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Is the Bell Tolling For Philip Morris? $300M Verdict for One Former Smoker



After getting the mammoth $145 billion judgment against it thrown out on the grounds that each member of Florida's plaintiff smoker's class had to sue separately, the suits are coming in, and the latest verdict is not good news for the future of Philip Morris (and, therefore, for the future of its substantial yearly payments to the fifty states...) A Ft. Lauderdale jury favored one its residents, a 61-year-old woman with emphysema, to the tune of $300 million, of which $244 million was punitive and $56 million allegedly "compensatory". Cindy Naugle, sister of Ft. Lauderdale's former mayor, started smoking in 1968 when she was 20, allegedly because she thought cigarettes "made her look older." After several attempts to quit, she stopped smoking in 1993 with the aid of a nicotine patch. Today she requires 24-hour oxygen and must travel in a wheelchair because walking leaves her exhausted, her attorneys said.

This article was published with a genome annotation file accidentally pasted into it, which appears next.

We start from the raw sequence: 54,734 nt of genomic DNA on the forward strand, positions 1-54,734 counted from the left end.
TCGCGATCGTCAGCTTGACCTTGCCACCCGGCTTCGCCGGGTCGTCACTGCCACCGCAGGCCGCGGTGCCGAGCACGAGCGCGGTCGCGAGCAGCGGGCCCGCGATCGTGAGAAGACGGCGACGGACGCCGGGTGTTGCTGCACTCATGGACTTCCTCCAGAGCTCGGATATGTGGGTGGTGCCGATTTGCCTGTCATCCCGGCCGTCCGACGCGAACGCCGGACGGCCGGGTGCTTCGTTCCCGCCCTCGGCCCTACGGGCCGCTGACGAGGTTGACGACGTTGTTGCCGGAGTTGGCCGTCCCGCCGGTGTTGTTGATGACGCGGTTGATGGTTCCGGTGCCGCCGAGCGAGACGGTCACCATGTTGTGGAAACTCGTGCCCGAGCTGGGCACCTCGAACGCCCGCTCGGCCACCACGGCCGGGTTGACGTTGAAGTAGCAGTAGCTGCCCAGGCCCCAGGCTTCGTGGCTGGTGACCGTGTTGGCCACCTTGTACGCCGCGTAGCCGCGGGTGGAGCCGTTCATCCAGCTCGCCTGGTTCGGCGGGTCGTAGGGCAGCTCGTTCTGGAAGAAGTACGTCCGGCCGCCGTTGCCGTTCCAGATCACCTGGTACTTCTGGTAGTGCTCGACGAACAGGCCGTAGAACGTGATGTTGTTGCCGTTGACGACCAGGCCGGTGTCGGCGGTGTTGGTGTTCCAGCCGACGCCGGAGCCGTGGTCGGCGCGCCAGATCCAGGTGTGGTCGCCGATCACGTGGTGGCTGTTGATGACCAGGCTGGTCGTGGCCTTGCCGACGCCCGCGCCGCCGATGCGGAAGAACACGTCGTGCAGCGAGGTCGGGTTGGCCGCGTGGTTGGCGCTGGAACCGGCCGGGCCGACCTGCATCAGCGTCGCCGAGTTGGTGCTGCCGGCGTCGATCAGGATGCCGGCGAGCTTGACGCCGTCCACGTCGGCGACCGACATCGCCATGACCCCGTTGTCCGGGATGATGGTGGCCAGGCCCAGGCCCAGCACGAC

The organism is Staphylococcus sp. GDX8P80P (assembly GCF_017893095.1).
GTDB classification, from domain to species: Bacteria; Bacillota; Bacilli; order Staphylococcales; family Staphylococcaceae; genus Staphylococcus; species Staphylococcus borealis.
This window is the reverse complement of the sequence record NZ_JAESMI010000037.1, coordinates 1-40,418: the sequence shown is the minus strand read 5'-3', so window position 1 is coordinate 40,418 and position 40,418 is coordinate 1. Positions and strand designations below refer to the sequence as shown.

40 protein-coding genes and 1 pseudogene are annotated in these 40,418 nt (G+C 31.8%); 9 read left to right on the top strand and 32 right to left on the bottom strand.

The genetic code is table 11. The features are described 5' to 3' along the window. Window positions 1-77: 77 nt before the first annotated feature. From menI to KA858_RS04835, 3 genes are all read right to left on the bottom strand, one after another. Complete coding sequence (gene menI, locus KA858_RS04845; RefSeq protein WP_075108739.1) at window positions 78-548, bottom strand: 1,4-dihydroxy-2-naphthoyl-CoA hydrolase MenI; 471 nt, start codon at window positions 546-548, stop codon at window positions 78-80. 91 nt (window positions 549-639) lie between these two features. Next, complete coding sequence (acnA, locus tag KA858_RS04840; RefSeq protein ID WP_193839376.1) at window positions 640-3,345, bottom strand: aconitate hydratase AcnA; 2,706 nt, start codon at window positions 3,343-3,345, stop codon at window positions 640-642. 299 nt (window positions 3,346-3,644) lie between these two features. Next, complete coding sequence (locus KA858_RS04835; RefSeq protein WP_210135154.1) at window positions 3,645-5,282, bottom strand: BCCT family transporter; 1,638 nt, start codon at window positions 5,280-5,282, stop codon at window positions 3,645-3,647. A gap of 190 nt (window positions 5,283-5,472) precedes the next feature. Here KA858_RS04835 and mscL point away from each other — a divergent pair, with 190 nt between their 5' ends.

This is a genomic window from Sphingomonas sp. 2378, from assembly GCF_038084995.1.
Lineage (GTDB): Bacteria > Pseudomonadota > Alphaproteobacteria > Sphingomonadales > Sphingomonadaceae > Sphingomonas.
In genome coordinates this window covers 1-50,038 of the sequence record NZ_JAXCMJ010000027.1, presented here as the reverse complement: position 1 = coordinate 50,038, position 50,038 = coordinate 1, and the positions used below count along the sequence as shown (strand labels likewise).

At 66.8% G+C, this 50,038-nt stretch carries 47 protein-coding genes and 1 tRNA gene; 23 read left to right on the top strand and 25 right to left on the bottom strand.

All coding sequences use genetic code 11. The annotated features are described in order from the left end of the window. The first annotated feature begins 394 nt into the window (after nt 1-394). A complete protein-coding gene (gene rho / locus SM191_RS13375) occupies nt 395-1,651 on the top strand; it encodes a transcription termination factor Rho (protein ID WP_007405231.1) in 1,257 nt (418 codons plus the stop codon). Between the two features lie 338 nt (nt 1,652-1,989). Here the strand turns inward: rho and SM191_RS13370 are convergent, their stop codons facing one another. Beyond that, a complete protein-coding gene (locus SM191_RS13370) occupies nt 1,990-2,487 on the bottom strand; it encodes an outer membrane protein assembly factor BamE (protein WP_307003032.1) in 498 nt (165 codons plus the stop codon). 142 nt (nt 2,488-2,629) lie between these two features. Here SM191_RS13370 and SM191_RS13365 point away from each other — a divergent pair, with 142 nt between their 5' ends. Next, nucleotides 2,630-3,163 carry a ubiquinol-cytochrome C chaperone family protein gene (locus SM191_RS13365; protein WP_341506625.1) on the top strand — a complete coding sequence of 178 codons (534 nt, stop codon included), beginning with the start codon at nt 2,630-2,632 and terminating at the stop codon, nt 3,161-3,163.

There are 8000 more suits pending, and now that it seems clear that PM will be hemorrhaging money, I anticipate a rush to the courthouse to collect before bankruptcy ensues. At $300 million per pop, that's over $2 Trillion dollars. How did the jury come up with this punitive award, given PM's incredible existing exposure?

Many states have never seen $56 million compensatory verdicts for one plaintiff.

 

 


Rafael Mangual
Project Manager,
Legal Policy
rmangual@manhattan-institute.org

Katherine Lazarski
Manhattan Institute
klazarski@manhattan-institute.org

 

Published by the Manhattan Institute

The Manhattan Insitute's Center for Legal Policy.